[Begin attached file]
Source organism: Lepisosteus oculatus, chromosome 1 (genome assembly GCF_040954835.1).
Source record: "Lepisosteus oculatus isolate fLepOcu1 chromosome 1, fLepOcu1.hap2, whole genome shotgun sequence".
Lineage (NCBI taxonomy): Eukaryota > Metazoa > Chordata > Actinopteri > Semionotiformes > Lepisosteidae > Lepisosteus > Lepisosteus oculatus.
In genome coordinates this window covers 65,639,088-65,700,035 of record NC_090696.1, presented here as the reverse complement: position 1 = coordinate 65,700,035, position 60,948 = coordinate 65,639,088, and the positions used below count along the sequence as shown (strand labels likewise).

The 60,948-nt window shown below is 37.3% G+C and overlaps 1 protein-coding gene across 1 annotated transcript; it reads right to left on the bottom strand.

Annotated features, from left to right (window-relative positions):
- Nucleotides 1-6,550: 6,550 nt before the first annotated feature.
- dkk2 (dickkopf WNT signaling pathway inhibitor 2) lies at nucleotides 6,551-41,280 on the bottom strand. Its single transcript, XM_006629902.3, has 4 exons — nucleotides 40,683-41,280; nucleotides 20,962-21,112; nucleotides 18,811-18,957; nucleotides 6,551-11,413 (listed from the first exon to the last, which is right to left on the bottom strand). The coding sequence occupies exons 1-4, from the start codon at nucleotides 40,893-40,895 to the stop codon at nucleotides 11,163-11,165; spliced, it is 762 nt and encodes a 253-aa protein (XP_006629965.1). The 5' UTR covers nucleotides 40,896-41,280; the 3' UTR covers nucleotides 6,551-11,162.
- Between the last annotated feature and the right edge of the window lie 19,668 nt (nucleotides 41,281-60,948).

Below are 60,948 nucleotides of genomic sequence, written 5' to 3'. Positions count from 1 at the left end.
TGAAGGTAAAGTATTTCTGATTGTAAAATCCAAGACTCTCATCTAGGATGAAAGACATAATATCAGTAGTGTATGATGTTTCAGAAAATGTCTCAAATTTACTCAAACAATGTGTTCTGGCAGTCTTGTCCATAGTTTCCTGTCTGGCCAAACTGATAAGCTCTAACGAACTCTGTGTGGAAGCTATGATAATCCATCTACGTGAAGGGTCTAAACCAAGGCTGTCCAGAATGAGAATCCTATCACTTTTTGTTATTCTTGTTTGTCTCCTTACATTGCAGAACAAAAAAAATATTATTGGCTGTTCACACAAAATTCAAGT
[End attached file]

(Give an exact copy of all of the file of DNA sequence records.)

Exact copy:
Source organism: Lepisosteus oculatus, chromosome 1 (genome assembly GCF_040954835.1).
Source record: "Lepisosteus oculatus isolate fLepOcu1 chromosome 1, fLepOcu1.hap2, whole genome shotgun sequence".
Lineage (NCBI taxonomy): Eukaryota > Metazoa > Chordata > Actinopteri > Semionotiformes > Lepisosteidae > Lepisosteus > Lepisosteus oculatus.
In genome coordinates this window covers 65,639,088-65,700,035 of record NC_090696.1, presented here as the reverse complement: position 1 = coordinate 65,700,035, position 60,948 = coordinate 65,639,088, and the positions used below count along the sequence as shown (strand labels likewise).

The 60,948-nt window shown below is 37.3% G+C and overlaps 1 protein-coding gene across 1 annotated transcript; it reads right to left on the bottom strand.

Annotated features, from left to right (window-relative positions):
- Nucleotides 1-6,550: 6,550 nt before the first annotated feature.
- dkk2 (dickkopf WNT signaling pathway inhibitor 2) lies at nucleotides 6,551-41,280 on the bottom strand. Its single transcript, XM_006629902.3, has 4 exons — nucleotides 40,683-41,280; nucleotides 20,962-21,112; nucleotides 18,811-18,957; nucleotides 6,551-11,413 (listed from the first exon to the last, which is right to left on the bottom strand). The coding sequence occupies exons 1-4, from the start codon at nucleotides 40,893-40,895 to the stop codon at nucleotides 11,163-11,165; spliced, it is 762 nt and encodes a 253-aa protein (XP_006629965.1). The 5' UTR covers nucleotides 40,896-41,280; the 3' UTR covers nucleotides 6,551-11,162.
- Between the last annotated feature and the right edge of the window lie 19,668 nt (nucleotides 41,281-60,948).

Below are 60,948 nucleotides of genomic sequence, written 5' to 3'. Positions count from 1 at the left end.
TGAAGGTAAAGTATTTCTGATTGTAAAATCCAAGACTCTCATCTAGGATGAAAGACATAATATCAGTAGTGTATGATGTTTCAGAAAATGTCTCAAATTTACTCAAACAATGTGTTCTGGCAGTCTTGTCCATAGTTTCCTGTCTGGCCAAACTGATAAGCTCTAACGAACTCTGTGTGGAAGCTATGATAATCCATCTACGTGAAGGGTCTAAACCAAGGCTGTCCAGAATGAGAATCCTATCACTTTTTGTTATTCTTGTTTGTCTCCTTACATTGCAGAACAAAAAAAATATTATTGGCTGTTCACACAAAATTCAAGT